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How FaceApp Can Encourage Gen Z to Save for Retirement





In the last week, FaceApp has been rising in popularity since this viral Jonas Brothers’ tweet.





The Jonas Brothers tweet has inspired a number of celebrities and influencers to download FaceApp and many have shown their own results. FaceApp works like a time warp: youthful, smooth faces transform into crinkled faces filled out with laugh lines, crow’s feet, and forehead creases, all complete with white hair.

Launched in 2017, FaceApp is the latest viral sensation with a hashtag challenge. Users are uploading their results to their social media accounts and inviting friends, family, and followers to compare results. But as more Americans are downloading the app, there’s a growing concern over the app’s Russian origins.The concern was large enough where the Democratic National Committee warned campaign staff members to immediately delete the app or avoid it.

Aside from the app’s shady terms and conditions, FaceApp’s growing popularity is inviting all of us to take a deeper look at a subconcious question we all have. It's a question many of us didn’t even know we were asking: “What will my future look like when I'm old?”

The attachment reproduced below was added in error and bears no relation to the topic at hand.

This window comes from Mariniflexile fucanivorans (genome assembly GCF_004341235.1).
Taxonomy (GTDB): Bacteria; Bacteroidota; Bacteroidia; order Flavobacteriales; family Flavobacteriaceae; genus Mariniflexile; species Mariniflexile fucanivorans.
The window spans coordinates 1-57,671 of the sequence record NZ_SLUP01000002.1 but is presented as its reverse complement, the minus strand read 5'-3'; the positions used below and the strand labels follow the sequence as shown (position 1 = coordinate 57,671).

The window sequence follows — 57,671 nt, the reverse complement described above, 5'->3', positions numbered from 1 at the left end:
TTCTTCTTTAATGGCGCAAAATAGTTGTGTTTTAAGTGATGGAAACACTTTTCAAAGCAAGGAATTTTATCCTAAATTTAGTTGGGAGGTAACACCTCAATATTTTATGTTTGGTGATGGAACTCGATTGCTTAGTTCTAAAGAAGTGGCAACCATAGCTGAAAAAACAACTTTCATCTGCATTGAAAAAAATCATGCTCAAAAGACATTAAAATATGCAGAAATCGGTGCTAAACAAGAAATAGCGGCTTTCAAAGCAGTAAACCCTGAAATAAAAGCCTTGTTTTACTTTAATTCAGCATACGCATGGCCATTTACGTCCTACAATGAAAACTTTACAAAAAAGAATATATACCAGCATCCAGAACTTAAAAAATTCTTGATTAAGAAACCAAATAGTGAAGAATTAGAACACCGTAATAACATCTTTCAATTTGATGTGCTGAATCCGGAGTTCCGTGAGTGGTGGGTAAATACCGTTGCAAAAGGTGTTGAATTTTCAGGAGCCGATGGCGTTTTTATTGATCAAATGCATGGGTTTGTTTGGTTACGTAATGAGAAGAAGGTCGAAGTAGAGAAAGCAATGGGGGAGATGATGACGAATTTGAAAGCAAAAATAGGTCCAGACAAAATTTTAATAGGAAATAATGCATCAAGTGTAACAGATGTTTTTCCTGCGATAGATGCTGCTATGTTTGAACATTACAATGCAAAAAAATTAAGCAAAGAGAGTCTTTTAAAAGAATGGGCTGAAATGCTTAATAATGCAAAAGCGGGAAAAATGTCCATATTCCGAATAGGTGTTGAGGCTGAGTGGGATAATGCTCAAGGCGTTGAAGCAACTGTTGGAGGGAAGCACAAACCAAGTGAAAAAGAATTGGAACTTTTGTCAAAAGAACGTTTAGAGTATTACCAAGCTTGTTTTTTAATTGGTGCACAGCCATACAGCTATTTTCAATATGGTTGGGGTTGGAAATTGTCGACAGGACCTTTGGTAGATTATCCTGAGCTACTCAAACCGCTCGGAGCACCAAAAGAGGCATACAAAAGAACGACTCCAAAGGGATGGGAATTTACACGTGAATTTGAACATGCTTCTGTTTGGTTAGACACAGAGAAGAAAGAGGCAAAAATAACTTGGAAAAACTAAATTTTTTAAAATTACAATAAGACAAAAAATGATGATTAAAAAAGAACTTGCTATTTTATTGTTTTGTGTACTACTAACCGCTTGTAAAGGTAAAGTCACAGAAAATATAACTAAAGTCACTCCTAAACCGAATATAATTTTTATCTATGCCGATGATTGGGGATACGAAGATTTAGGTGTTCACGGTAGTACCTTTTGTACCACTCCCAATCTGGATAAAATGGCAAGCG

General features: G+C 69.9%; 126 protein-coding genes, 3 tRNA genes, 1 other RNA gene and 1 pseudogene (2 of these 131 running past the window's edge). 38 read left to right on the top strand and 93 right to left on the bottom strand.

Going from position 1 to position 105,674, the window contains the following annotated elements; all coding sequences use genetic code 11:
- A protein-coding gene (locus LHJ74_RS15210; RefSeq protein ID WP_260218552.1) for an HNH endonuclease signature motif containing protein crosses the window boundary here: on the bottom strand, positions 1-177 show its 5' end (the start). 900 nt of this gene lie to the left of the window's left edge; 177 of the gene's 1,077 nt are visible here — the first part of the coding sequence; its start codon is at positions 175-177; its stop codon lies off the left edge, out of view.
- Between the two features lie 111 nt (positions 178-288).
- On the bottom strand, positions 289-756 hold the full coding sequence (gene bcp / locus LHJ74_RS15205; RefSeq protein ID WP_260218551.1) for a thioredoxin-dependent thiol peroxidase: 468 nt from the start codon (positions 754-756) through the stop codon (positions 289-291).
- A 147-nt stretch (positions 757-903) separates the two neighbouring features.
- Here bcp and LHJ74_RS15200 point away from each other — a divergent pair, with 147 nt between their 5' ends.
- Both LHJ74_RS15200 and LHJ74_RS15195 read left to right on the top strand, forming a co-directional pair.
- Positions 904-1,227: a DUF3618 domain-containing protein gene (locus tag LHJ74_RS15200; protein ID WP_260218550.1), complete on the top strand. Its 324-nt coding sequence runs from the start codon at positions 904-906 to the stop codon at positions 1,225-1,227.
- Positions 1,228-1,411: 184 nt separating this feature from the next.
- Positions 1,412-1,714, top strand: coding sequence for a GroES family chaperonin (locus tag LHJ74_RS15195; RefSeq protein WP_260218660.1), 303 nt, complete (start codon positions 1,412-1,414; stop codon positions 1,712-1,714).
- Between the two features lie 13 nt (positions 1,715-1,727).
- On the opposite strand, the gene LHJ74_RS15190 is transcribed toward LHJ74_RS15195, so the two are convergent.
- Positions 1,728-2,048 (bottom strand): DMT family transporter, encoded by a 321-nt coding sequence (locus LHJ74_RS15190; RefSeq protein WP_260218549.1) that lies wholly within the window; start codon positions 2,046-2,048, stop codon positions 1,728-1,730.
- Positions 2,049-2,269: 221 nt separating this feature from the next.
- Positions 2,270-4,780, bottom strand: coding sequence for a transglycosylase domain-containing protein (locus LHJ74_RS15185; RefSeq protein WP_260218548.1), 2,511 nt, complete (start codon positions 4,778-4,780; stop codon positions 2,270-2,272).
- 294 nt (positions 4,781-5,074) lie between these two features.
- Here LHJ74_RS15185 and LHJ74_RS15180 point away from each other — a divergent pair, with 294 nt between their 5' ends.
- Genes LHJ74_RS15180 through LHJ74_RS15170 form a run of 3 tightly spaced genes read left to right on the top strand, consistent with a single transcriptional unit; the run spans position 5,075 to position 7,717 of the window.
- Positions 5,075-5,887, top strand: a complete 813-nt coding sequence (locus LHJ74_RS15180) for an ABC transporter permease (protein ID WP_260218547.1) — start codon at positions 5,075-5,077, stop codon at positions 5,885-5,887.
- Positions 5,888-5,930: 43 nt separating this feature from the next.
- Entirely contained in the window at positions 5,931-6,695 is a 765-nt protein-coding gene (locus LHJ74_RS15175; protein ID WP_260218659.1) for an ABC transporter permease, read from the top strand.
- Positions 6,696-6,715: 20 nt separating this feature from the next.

Face Aging Technology


FaceApp is not the first attempt to employ technology to answer this gnawing question. The idea of facial aging technology has been around for years, but it's been utilized in a different context. Police departments use age-progression technology when releasing a missing child’s photo to the public.

Nowadays, FaceApp is taking our collective curiosity over aging and has packaged the answer into a downloadable app on your phone. A powerful technology formerly weaponized in missing child cases can now be used as a source of personal entertainment. However, perhaps the app can also serve its users by jumpstarting an important psychological process: one where users can look into their own futures and make better decisions accordingly.